The employer’s obligations regarding first aid kits, sanitary facilities and rest facilities are detailed in the Ordinance on Industrial Safety and Health. For example, any employer should provide first aid tools and materials such as medical dressings and disinfectants, carry out general cleaning periodically, provide a sufficient amount of drinking water, or provide a certain number of separate toilets for men and women. An employer should generally provide rest facilities outside the workplace if the workplace is extremely hot or humid or emits harmful gases or vapours. If it is necessary to provide workers with sleep at night, or if there is an opportunity for workers to take a nap during work hours, the employer must provide suitable sleeping or napping places, distinguishing between places for men and women.

Plant and equipment

What are the employer’s duties and responsibilities regarding the provision of safe plant and equipment?

This depends on the employer’s industry, activity or machinery it uses, but the basic principle is that employers should take measures to keep workers away from dangerous machinery and to stop machinery operations when they approach machinery to work on it, such as when cleaning it.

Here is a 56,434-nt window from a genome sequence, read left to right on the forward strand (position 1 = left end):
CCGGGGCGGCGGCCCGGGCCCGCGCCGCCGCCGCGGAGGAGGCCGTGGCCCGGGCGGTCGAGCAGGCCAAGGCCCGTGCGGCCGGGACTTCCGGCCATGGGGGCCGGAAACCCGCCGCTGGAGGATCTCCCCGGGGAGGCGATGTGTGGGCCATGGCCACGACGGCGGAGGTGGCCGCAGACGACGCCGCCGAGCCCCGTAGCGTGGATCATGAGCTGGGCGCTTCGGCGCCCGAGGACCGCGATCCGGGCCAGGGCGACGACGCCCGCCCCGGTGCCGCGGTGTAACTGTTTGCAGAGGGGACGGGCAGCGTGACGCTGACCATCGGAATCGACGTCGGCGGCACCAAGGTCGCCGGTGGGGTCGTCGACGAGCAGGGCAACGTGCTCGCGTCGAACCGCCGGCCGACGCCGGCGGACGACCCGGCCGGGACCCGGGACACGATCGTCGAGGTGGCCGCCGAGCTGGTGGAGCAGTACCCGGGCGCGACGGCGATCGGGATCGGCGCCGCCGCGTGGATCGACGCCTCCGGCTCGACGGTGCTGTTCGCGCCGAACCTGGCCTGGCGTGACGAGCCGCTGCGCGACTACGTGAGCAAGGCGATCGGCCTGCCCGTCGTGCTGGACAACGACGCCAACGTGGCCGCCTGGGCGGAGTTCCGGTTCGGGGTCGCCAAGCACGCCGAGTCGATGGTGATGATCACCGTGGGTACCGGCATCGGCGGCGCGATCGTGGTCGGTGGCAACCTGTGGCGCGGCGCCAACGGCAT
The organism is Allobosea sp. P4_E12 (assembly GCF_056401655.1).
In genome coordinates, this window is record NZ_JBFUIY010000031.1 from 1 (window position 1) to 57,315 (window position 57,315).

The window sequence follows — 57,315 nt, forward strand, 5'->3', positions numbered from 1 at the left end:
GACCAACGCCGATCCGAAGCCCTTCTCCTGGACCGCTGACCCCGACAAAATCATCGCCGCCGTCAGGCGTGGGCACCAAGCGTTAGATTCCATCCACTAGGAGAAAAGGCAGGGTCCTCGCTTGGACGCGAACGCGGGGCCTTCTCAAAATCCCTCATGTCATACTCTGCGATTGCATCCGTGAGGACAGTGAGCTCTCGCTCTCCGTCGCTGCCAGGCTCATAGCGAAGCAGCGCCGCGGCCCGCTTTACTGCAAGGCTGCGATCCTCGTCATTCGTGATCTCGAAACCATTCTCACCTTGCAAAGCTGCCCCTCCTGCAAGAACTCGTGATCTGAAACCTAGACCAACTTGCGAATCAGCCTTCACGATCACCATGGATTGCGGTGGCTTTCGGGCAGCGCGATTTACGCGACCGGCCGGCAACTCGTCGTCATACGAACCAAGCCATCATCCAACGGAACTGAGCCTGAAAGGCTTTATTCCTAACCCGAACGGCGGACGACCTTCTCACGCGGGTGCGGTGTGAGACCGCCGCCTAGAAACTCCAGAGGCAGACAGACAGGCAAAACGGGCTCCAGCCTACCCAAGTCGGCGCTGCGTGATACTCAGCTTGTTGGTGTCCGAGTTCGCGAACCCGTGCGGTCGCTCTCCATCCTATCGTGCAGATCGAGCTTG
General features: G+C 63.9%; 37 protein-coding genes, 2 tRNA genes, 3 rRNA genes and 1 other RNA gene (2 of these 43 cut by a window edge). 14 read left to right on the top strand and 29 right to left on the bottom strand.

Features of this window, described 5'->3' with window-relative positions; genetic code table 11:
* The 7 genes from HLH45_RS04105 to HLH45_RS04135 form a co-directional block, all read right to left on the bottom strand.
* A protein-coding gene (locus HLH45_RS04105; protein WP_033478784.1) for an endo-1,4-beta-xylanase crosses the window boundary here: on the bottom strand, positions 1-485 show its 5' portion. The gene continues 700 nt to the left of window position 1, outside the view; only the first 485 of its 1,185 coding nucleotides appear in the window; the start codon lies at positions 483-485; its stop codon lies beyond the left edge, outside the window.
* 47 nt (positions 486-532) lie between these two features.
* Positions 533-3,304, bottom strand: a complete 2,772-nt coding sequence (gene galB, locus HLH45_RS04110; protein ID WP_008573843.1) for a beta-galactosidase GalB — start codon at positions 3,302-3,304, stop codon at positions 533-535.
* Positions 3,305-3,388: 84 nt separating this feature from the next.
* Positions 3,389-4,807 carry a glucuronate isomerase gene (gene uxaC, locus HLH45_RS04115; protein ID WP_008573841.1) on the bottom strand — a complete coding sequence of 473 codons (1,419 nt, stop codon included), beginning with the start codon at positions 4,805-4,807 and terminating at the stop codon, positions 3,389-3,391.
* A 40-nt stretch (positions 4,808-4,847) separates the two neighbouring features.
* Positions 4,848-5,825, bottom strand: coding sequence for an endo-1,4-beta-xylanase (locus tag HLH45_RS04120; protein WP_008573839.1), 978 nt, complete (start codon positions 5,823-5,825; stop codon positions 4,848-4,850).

For the former, for example, the employer must provide an enclosure, cover or protective gear when the work could endanger workers due to flying cut or broken workpieces or chips from machines.

For the latter, for example, the employer generally must provide a power cut-off device that can be easily operated and is unlikely to be unexpectedly activated due to contact, vibration, or other causes for each machine. The employer must also stop the operation of the machinery when employees clean, inspect or repair it; however, this shall not apply where work has to be carried out during operation and when taking appropriate measures such as covering dangerous machine parts.

Work systems, training and supervision

What are the employer’s duties and responsibilities regarding the provision of safe work systems and adequate training and supervision?

Regarding work systems, at workplaces of a certain size and in certain industries, employers must appoint a general health and safety manager as the person in charge of instructing safety managers and health managers and the overall control of health and safety at the workplace. Employers should also appoint safety managers or health managers who will be in charge of technical matters regarding health and safety. Also, employers should appoint at least one industrial physician for a workplace that employs 50 or more workers, and two or more industrial physicians for a workplace that employs 3,000 or more workers.